You know what really bothers me:

    The complete absence of climate change from the debate. You can read an entire article about any of these coal power stations without a single mention of their emissions, or an article about the NEG which neglects the very reason we’re having this discussion.

    It’s very very strange.

    • Joe 8 months ago

      Here, here. You won’t read the words ‘climate change’ because that then invalidates any argument for continuing with FF. So they try a different path so onto price / cost. But here again the numbers don’t lie with solar and wind now cheaper than new coal and when a carbon price does come, ‘old coal’ will be dead as well.But even if a carbon price is years away as the old Coalers close down there still won’t be new Coalers being built. So what is the NEG all about then?

      • RobertO 8 months ago

        Hi Joe, The NEG is all about supporting coal. As a wind farm or Solar Farm you will need to buy security (BUY as in lots of Money) which will support coal (coal power generation may actually be running at a loss but because of the income from the NEG they will still be profitable for another 5 to 10 years after they should have closed). To me they are Collateralized Debt Obligations from the money markets, really valuable for the seller (coal power) and worthless to the buyer (wind or solar having to pay lots of money for something they do not need).

        • Joe 7 months ago

          The NEG…another subsidy for FF.

    • john 8 months ago

      It does not matter about Climate Change the economics speak for them selves RE is a better delivery of power and yes does not produce emissions after being put in place.

      • Gregory J. OLSEN Esq 7 months ago

        john, it DOES matter about Climate Change. We just won’t let on that’s the real reason for our support of renewables. Sadly, the vast majority of Australians are more concerned with their hip pocket nerve than saving the planet. Sad, but true. I found that out a long time ago. It’s a win/win for us now that renewables ARE cheaper, so we can shout that from our solar PV clad rooftops!!!! 🙂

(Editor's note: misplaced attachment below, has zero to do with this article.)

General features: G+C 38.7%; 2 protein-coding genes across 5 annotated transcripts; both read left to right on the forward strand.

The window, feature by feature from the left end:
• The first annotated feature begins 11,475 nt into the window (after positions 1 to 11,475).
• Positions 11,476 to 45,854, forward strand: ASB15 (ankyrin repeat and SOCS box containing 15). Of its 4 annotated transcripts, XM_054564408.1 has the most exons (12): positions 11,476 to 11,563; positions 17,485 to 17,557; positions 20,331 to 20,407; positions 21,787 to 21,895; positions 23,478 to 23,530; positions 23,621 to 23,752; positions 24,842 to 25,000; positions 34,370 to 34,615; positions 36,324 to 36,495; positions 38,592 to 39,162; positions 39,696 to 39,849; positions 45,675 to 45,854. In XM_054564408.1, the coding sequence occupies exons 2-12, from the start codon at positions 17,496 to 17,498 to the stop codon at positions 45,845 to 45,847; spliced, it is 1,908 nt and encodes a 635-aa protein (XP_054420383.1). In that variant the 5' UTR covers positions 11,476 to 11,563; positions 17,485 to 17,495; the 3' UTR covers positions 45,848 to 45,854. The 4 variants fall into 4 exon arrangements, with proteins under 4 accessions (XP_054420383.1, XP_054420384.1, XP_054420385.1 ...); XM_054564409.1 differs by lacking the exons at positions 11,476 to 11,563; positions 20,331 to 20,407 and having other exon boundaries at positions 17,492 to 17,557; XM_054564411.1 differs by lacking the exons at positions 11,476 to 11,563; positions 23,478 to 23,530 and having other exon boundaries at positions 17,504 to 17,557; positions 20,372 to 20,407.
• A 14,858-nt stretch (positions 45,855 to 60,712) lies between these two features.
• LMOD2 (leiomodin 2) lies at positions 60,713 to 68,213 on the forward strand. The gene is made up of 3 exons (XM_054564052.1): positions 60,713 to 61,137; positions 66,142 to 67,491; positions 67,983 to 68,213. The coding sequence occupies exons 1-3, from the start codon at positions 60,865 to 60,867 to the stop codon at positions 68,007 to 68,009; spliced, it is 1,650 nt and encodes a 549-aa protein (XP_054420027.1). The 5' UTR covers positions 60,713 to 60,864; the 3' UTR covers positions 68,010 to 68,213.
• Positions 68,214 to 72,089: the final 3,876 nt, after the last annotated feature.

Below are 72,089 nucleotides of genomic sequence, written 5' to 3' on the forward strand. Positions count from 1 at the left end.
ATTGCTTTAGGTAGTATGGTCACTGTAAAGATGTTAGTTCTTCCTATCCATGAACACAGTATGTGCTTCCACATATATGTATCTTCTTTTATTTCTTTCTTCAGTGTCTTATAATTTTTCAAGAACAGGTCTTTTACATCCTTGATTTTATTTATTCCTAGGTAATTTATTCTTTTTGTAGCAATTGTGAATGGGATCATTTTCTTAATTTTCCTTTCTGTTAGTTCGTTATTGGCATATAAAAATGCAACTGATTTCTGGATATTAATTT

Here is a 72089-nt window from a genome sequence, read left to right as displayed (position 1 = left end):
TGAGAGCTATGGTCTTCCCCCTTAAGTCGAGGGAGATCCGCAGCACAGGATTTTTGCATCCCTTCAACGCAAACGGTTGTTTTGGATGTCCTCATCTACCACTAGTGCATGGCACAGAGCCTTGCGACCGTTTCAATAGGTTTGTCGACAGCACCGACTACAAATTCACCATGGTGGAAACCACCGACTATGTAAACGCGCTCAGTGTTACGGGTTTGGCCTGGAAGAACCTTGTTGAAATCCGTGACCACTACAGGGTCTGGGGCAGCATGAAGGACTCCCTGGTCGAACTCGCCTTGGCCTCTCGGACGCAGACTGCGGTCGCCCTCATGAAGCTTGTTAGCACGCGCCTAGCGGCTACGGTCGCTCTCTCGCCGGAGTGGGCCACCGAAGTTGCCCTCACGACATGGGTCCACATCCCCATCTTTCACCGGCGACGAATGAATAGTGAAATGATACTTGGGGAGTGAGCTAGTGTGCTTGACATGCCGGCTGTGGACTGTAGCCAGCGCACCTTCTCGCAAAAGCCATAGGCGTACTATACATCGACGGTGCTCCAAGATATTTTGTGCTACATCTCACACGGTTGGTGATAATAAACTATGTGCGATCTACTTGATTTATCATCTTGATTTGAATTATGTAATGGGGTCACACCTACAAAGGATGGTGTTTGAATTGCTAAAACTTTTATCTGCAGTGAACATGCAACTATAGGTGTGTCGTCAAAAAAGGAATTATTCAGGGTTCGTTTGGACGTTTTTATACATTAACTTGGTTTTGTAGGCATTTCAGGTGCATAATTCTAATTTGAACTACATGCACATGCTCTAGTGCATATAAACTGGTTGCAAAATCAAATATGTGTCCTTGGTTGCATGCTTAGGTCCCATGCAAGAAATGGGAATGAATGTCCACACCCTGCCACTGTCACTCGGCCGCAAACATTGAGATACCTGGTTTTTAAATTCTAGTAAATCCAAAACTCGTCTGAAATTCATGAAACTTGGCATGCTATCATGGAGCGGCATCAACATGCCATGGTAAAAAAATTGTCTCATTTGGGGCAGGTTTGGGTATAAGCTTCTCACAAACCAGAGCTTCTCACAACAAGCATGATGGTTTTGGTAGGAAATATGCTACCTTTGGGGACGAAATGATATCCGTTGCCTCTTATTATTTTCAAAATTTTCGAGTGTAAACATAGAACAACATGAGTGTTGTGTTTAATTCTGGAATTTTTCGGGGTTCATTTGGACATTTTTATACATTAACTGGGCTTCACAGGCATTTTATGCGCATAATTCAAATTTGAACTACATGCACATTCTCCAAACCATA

• Mark Roest 8 months ago

      You might consider joining Al Gore’s speaking force, getting trainings going or multiplied in Australia, and ensuring that everyone who needs talking points has the best available — and that everyone in the nation hears them. It complements the economic presentations, and should be done on separate occasions, or as complementary parts of teach-ins. By the way, get the students involved in both efforts!!! Harness their passion for truth and justice, and for the survival of our planet and all our relations!

  6. Mark Fowler 8 months ago

    I believe we are rapidly approaching the time when our main message should be “renewables will lower your power bill” and “storage is reducing the likelihood of blackouts” rather than “we must move to renewables to limit climate change”. While the second message is undeniably important and vital to the long term livability of our planet, it allows RE to be attacked on false claims of costs, unreliability and massive subsidies. The first message presents RE as a positive move in the battle over cost of living and limits attacks from climate change denialists who argue that there is no need to move to RE..

    • PLDD 8 months ago

      Mark – I agree. The coal industry and LNP’s primary message is about the price of electricity and the reason it is expensive is because of renewables.

      The coal industry ads that featured businesses bankrupted, and jobs lost by high power bills is a prime example.

      The battle needs to be won on economics alone. Reducing CO2 is a nice bonus when it’s won. Hard dollars and cents facts vs misinformation.

    • RobertO 8 months ago

      Hi Mark Flower, a lot of business are getting or have gotten the message. My school is getting 76 Kw solar (the erected the fences around the building last week. Yesterday and today they are working on the internal wiring. I did tell the accountant in front of the CEO that he would be knocking on his (CEO) door about 6 months after it was installed to ask for more solar. Our export will be zero Kwhr as we use 2200 Kw hr per day and sometime in the next month or so it will go up by 50 Kw hr per day.

      • Ian 8 months ago